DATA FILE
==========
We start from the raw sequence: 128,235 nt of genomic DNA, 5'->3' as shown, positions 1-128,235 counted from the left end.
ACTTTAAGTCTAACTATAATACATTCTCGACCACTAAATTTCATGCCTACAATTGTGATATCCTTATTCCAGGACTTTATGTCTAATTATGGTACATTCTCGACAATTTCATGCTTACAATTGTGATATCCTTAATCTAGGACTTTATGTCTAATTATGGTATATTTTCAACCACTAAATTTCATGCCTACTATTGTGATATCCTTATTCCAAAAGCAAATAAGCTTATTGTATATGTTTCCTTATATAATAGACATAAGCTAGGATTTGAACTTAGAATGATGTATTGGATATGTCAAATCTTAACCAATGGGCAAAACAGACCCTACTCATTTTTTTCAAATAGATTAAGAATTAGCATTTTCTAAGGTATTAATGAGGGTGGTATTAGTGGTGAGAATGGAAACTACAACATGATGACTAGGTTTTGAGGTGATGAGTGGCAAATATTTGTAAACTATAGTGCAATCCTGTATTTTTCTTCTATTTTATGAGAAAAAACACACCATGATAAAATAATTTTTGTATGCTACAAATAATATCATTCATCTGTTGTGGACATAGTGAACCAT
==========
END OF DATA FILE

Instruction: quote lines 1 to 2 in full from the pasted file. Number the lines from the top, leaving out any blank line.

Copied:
We start from the raw sequence: 128,235 nt of genomic DNA, 5'->3' as shown, positions 1-128,235 counted from the left end.
ACTTTAAGTCTAACTATAATACATTCTCGACCACTAAATTTCATGCCTACAATTGTGATATCCTTATTCCAGGACTTTATGTCTAATTATGGTACATTCTCGACAATTTCATGCTTACAATTGTGATATCCTTAATCTAGGACTTTATGTCTAATTATGGTATATTTTCAACCACTAAATTTCATGCCTACTATTGTGATATCCTTATTCCAAAAGCAAATAAGCTTATTGTATATGTTTCCTTATATAATAGACATAAGCTAGGATTTGAACTTAGAATGATGTATTGGATATGTCAAATCTTAACCAATGGGCAAAACAGACCCTACTCATTTTTTTCAAATAGATTAAGAATTAGCATTTTCTAAGGTATTAATGAGGGTGGTATTAGTGGTGAGAATGGAAACTACAACATGATGACTAGGTTTTGAGGTGATGAGTGGCAAATATTTGTAAACTATAGTGCAATCCTGTATTTTTCTTCTATTTTATGAGAAAAAACACACCATGATAAAATAATTTTTGTATGCTACAAATAATATCATTCATCTGTTGTGGACATAGTGAACCAT